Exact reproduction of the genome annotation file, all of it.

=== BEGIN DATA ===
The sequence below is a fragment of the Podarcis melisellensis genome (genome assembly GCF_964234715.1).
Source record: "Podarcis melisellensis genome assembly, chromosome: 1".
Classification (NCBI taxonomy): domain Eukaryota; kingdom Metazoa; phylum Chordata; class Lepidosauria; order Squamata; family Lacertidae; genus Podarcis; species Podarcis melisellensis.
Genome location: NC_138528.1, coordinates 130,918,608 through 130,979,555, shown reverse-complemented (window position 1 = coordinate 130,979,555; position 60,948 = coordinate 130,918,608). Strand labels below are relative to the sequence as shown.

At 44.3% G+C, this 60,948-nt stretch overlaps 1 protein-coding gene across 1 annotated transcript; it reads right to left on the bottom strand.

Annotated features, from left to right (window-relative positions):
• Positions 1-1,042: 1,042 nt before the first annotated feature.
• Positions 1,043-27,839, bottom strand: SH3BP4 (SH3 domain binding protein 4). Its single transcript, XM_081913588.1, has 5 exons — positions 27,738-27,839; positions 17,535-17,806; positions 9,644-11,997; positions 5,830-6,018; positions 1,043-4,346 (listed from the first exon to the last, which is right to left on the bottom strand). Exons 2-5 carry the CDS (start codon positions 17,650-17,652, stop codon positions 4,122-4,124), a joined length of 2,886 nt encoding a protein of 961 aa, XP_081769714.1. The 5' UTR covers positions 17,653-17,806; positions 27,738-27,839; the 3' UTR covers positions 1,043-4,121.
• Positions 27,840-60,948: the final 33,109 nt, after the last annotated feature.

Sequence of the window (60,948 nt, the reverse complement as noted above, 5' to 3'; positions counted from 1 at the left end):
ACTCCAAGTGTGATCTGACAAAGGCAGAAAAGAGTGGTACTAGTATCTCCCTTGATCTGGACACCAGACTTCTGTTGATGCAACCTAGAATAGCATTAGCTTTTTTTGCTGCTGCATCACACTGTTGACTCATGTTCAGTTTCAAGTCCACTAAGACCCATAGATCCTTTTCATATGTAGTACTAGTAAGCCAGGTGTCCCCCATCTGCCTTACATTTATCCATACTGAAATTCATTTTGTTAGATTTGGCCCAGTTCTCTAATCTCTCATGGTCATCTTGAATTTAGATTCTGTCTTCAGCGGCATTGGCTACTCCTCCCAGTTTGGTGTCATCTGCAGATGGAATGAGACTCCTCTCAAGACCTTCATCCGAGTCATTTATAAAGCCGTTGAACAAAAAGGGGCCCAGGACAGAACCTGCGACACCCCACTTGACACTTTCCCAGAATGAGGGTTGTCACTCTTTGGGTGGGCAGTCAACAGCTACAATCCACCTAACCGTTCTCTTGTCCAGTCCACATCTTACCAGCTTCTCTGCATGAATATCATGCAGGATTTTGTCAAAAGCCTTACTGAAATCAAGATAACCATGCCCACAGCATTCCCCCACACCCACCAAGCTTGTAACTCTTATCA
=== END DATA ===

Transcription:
The sequence below is a fragment of the Podarcis melisellensis genome (genome assembly GCF_964234715.1).
Source record: "Podarcis melisellensis genome assembly, chromosome: 1".
Classification (NCBI taxonomy): domain Eukaryota; kingdom Metazoa; phylum Chordata; class Lepidosauria; order Squamata; family Lacertidae; genus Podarcis; species Podarcis melisellensis.
Genome location: NC_138528.1, coordinates 130,918,608 through 130,979,555, shown reverse-complemented (window position 1 = coordinate 130,979,555; position 60,948 = coordinate 130,918,608). Strand labels below are relative to the sequence as shown.

At 44.3% G+C, this 60,948-nt stretch overlaps 1 protein-coding gene across 1 annotated transcript; it reads right to left on the bottom strand.

Annotated features, from left to right (window-relative positions):
• Positions 1-1,042: 1,042 nt before the first annotated feature.
• Positions 1,043-27,839, bottom strand: SH3BP4 (SH3 domain binding protein 4). Its single transcript, XM_081913588.1, has 5 exons — positions 27,738-27,839; positions 17,535-17,806; positions 9,644-11,997; positions 5,830-6,018; positions 1,043-4,346 (listed from the first exon to the last, which is right to left on the bottom strand). Exons 2-5 carry the CDS (start codon positions 17,650-17,652, stop codon positions 4,122-4,124), a joined length of 2,886 nt encoding a protein of 961 aa, XP_081769714.1. The 5' UTR covers positions 17,653-17,806; positions 27,738-27,839; the 3' UTR covers positions 1,043-4,121.
• Positions 27,840-60,948: the final 33,109 nt, after the last annotated feature.

Sequence of the window (60,948 nt, the reverse complement as noted above, 5' to 3'; positions counted from 1 at the left end):
ACTCCAAGTGTGATCTGACAAAGGCAGAAAAGAGTGGTACTAGTATCTCCCTTGATCTGGACACCAGACTTCTGTTGATGCAACCTAGAATAGCATTAGCTTTTTTTGCTGCTGCATCACACTGTTGACTCATGTTCAGTTTCAAGTCCACTAAGACCCATAGATCCTTTTCATATGTAGTACTAGTAAGCCAGGTGTCCCCCATCTGCCTTACATTTATCCATACTGAAATTCATTTTGTTAGATTTGGCCCAGTTCTCTAATCTCTCATGGTCATCTTGAATTTAGATTCTGTCTTCAGCGGCATTGGCTACTCCTCCCAGTTTGGTGTCATCTGCAGATGGAATGAGACTCCTCTCAAGACCTTCATCCGAGTCATTTATAAAGCCGTTGAACAAAAAGGGGCCCAGGACAGAACCTGCGACACCCCACTTGACACTTTCCCAGAATGAGGGTTGTCACTCTTTGGGTGGGCAGTCAACAGCTACAATCCACCTAACCGTTCTCTTGTCCAGTCCACATCTTACCAGCTTCTCTGCATGAATATCATGCAGGATTTTGTCAAAAGCCTTACTGAAATCAAGATAACCATGCCCACAGCATTCCCCCACACCCACCAAGCTTGTAACTCTTATCA